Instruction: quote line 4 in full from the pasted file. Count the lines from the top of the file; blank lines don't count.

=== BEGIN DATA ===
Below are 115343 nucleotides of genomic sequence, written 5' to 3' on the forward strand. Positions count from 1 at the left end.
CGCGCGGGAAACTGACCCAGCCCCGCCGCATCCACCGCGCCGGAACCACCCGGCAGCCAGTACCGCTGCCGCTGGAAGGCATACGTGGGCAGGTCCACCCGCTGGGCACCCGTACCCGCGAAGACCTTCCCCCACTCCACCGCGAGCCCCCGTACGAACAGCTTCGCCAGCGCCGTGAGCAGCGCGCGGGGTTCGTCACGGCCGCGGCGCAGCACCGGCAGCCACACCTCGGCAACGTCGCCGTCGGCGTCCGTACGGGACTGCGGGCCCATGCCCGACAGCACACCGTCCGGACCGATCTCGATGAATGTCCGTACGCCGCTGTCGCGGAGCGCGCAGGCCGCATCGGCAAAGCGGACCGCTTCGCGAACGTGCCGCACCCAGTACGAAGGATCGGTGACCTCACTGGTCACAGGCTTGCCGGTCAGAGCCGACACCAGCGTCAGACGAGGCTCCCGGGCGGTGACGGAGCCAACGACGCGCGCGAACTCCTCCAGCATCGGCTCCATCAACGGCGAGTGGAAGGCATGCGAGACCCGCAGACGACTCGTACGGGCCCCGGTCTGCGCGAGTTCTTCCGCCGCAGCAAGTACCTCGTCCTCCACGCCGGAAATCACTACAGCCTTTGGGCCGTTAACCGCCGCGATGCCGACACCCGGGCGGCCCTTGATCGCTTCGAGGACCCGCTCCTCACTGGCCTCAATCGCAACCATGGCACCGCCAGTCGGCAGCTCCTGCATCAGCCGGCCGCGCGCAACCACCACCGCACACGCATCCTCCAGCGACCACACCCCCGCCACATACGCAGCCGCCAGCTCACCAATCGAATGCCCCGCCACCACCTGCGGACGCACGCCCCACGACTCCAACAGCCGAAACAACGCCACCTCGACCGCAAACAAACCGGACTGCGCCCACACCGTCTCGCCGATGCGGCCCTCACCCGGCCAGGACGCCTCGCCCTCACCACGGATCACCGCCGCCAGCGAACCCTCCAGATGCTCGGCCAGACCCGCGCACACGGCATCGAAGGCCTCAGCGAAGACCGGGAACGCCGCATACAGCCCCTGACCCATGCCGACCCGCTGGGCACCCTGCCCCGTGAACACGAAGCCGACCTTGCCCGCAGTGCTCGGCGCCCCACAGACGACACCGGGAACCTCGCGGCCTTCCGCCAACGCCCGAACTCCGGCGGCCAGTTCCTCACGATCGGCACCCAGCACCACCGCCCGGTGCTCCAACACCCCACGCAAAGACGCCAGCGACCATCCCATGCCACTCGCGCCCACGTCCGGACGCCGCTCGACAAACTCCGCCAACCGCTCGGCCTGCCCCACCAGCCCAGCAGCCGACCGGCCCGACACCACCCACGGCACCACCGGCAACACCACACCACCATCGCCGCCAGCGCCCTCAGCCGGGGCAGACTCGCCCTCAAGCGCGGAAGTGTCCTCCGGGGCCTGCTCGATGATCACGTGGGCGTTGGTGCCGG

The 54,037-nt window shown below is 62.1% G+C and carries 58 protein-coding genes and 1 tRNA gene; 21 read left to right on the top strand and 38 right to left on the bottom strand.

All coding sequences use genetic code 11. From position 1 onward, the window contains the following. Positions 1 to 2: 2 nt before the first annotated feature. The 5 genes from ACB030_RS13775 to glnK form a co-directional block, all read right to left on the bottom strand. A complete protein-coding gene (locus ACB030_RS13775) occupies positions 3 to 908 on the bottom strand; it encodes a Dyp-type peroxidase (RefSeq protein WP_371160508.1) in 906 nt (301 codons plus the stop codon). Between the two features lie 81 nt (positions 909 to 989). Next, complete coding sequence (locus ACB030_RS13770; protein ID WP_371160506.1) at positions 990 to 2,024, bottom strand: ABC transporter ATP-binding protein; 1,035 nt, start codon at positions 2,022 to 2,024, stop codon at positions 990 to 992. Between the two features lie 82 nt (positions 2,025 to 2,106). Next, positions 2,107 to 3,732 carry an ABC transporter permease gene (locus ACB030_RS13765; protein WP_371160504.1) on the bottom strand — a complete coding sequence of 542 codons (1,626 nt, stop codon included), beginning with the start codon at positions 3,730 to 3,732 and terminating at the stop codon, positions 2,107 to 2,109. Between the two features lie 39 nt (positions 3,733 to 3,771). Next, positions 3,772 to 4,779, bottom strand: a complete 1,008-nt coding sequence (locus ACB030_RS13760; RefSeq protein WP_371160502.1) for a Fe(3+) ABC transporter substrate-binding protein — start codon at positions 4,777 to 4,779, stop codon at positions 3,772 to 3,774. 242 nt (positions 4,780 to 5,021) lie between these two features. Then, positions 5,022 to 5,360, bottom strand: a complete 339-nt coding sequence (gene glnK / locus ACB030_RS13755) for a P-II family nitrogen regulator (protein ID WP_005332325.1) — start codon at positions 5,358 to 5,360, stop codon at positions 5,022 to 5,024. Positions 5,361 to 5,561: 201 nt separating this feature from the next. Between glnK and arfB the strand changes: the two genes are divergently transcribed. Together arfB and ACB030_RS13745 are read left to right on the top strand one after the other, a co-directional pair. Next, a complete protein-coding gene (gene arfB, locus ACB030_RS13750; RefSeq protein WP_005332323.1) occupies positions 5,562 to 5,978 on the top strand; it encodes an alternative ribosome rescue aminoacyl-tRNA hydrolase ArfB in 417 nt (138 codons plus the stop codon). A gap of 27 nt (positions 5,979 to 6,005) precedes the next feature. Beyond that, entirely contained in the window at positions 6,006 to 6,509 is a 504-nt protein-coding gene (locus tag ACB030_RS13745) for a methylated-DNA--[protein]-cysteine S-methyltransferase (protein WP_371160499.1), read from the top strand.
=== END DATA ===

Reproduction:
All coding sequences use genetic code 11. From position 1 onward, the window contains the following. Positions 1 to 2: 2 nt before the first annotated feature. The 5 genes from ACB030_RS13775 to glnK form a co-directional block, all read right to left on the bottom strand. A complete protein-coding gene (locus ACB030_RS13775) occupies positions 3 to 908 on the bottom strand; it encodes a Dyp-type peroxidase (RefSeq protein WP_371160508.1) in 906 nt (301 codons plus the stop codon). Between the two features lie 81 nt (positions 909 to 989). Next, complete coding sequence (locus ACB030_RS13770; protein ID WP_371160506.1) at positions 990 to 2,024, bottom strand: ABC transporter ATP-binding protein; 1,035 nt, start codon at positions 2,022 to 2,024, stop codon at positions 990 to 992. Between the two features lie 82 nt (positions 2,025 to 2,106). Next, positions 2,107 to 3,732 carry an ABC transporter permease gene (locus ACB030_RS13765; protein WP_371160504.1) on the bottom strand — a complete coding sequence of 542 codons (1,626 nt, stop codon included), beginning with the start codon at positions 3,730 to 3,732 and terminating at the stop codon, positions 2,107 to 2,109. Between the two features lie 39 nt (positions 3,733 to 3,771). Next, positions 3,772 to 4,779, bottom strand: a complete 1,008-nt coding sequence (locus ACB030_RS13760; RefSeq protein WP_371160502.1) for a Fe(3+) ABC transporter substrate-binding protein — start codon at positions 4,777 to 4,779, stop codon at positions 3,772 to 3,774. 242 nt (positions 4,780 to 5,021) lie between these two features. Then, positions 5,022 to 5,360, bottom strand: a complete 339-nt coding sequence (gene glnK / locus ACB030_RS13755) for a P-II family nitrogen regulator (protein ID WP_005332325.1) — start codon at positions 5,358 to 5,360, stop codon at positions 5,022 to 5,024. Positions 5,361 to 5,561: 201 nt separating this feature from the next. Between glnK and arfB the strand changes: the two genes are divergently transcribed. Together arfB and ACB030_RS13745 are read left to right on the top strand one after the other, a co-directional pair. Next, a complete protein-coding gene (gene arfB, locus ACB030_RS13750; RefSeq protein WP_005332323.1) occupies positions 5,562 to 5,978 on the top strand; it encodes an alternative ribosome rescue aminoacyl-tRNA hydrolase ArfB in 417 nt (138 codons plus the stop codon). A gap of 27 nt (positions 5,979 to 6,005) precedes the next feature. Beyond that, entirely contained in the window at positions 6,006 to 6,509 is a 504-nt protein-coding gene (locus tag ACB030_RS13745) for a methylated-DNA--[protein]-cysteine S-methyltransferase (protein WP_371160499.1), read from the top strand.